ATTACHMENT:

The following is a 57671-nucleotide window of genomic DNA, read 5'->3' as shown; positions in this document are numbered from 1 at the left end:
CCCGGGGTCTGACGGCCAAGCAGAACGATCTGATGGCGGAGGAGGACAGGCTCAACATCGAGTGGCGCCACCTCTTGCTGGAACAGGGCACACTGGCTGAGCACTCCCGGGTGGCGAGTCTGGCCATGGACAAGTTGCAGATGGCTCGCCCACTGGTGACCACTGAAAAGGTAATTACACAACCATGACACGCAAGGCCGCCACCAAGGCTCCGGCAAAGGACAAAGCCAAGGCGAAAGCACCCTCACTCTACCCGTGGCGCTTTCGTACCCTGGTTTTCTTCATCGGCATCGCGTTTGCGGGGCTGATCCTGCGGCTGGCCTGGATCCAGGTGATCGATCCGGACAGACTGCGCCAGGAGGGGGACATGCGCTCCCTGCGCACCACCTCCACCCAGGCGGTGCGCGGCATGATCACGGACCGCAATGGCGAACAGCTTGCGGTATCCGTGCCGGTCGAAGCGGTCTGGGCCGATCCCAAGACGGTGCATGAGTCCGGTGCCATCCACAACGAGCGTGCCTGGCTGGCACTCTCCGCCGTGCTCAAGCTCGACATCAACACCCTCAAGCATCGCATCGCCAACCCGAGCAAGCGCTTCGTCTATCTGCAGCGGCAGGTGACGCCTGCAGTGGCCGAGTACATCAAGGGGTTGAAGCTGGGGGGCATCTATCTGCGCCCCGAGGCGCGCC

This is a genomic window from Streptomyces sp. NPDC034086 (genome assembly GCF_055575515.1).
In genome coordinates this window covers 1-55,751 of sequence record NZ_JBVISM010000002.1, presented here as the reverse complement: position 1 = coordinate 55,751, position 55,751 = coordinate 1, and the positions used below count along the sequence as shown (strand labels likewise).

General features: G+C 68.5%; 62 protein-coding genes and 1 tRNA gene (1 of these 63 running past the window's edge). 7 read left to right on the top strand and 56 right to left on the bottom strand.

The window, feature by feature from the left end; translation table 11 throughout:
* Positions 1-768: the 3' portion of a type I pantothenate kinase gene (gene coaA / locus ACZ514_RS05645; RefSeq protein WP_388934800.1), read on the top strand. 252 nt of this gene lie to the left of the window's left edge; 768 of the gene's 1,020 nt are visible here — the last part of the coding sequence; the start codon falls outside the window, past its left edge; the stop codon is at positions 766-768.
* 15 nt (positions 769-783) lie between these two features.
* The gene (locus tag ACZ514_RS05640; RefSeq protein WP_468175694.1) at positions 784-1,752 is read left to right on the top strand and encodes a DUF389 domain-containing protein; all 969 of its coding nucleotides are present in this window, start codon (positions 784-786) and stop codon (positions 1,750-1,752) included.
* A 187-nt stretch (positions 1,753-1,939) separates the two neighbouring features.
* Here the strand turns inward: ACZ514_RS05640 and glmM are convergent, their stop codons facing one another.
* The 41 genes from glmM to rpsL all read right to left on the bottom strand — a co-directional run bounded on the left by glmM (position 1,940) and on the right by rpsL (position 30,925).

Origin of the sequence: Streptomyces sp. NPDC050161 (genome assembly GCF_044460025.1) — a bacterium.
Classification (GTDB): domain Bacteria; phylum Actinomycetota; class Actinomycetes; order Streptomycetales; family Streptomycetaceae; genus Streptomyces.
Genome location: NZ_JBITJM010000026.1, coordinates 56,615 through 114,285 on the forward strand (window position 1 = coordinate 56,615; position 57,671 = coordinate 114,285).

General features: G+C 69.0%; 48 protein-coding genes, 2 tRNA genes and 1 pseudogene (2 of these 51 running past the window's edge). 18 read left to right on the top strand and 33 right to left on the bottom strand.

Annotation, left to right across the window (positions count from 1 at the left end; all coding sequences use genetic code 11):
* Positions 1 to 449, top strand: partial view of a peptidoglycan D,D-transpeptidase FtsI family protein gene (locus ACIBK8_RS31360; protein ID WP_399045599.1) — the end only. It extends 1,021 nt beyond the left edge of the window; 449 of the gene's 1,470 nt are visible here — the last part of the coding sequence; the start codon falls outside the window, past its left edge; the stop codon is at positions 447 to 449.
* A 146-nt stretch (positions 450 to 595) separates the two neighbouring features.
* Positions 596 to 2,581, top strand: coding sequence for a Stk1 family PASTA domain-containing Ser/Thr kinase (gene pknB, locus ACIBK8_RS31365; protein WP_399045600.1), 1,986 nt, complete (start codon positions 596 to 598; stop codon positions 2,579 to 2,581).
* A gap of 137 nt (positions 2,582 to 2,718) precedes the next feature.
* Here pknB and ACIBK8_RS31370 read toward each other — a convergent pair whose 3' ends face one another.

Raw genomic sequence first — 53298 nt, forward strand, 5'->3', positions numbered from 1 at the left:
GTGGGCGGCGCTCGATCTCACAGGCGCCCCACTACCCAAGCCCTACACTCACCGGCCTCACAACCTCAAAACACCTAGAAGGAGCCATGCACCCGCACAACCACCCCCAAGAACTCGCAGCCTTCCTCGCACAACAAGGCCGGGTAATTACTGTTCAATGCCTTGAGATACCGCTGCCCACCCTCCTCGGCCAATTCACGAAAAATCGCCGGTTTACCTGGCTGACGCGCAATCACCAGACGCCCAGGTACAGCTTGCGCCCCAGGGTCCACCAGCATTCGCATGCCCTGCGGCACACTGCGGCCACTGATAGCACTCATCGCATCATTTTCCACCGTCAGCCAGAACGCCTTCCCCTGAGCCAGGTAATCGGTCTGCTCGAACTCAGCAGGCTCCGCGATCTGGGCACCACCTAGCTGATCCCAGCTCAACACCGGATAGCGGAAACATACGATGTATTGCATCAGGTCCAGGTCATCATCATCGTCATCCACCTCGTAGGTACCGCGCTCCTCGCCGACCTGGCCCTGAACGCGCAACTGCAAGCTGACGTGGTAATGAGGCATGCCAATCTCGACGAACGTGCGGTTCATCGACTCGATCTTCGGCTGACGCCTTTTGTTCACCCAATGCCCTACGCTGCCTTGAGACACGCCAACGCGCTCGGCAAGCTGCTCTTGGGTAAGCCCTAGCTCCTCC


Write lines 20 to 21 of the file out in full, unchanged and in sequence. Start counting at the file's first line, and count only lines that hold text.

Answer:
* Positions 596 to 2,581, top strand: coding sequence for a Stk1 family PASTA domain-containing Ser/Thr kinase (gene pknB, locus ACIBK8_RS31365; protein WP_399045600.1), 1,986 nt, complete (start codon positions 596 to 598; stop codon positions 2,579 to 2,581).
* A gap of 137 nt (positions 2,582 to 2,718) precedes the next feature.